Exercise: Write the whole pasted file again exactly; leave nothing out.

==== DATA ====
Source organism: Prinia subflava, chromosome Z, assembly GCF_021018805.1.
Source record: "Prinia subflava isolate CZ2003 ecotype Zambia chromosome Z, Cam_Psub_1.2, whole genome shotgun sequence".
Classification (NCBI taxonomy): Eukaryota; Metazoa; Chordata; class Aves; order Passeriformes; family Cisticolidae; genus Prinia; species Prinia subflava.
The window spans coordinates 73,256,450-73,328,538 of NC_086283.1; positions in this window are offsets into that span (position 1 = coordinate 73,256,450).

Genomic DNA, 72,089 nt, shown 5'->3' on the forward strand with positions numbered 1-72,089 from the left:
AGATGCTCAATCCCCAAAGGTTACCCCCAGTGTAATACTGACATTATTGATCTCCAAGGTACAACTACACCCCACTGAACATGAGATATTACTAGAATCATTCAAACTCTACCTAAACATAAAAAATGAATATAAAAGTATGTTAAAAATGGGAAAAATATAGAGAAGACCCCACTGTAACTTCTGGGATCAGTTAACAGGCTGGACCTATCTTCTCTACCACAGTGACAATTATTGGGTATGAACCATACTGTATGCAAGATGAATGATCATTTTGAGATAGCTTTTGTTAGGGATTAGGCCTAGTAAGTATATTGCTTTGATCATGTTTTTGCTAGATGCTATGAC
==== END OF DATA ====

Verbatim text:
Source organism: Prinia subflava, chromosome Z, assembly GCF_021018805.1.
Source record: "Prinia subflava isolate CZ2003 ecotype Zambia chromosome Z, Cam_Psub_1.2, whole genome shotgun sequence".
Classification (NCBI taxonomy): Eukaryota; Metazoa; Chordata; class Aves; order Passeriformes; family Cisticolidae; genus Prinia; species Prinia subflava.
The window spans coordinates 73,256,450-73,328,538 of NC_086283.1; positions in this window are offsets into that span (position 1 = coordinate 73,256,450).

Genomic DNA, 72,089 nt, shown 5'->3' on the forward strand with positions numbered 1-72,089 from the left:
AGATGCTCAATCCCCAAAGGTTACCCCCAGTGTAATACTGACATTATTGATCTCCAAGGTACAACTACACCCCACTGAACATGAGATATTACTAGAATCATTCAAACTCTACCTAAACATAAAAAATGAATATAAAAGTATGTTAAAAATGGGAAAAATATAGAGAAGACCCCACTGTAACTTCTGGGATCAGTTAACAGGCTGGACCTATCTTCTCTACCACAGTGACAATTATTGGGTATGAACCATACTGTATGCAAGATGAATGATCATTTTGAGATAGCTTTTGTTAGGGATTAGGCCTAGTAAGTATATTGCTTTGATCATGTTTTTGCTAGATGCTATGAC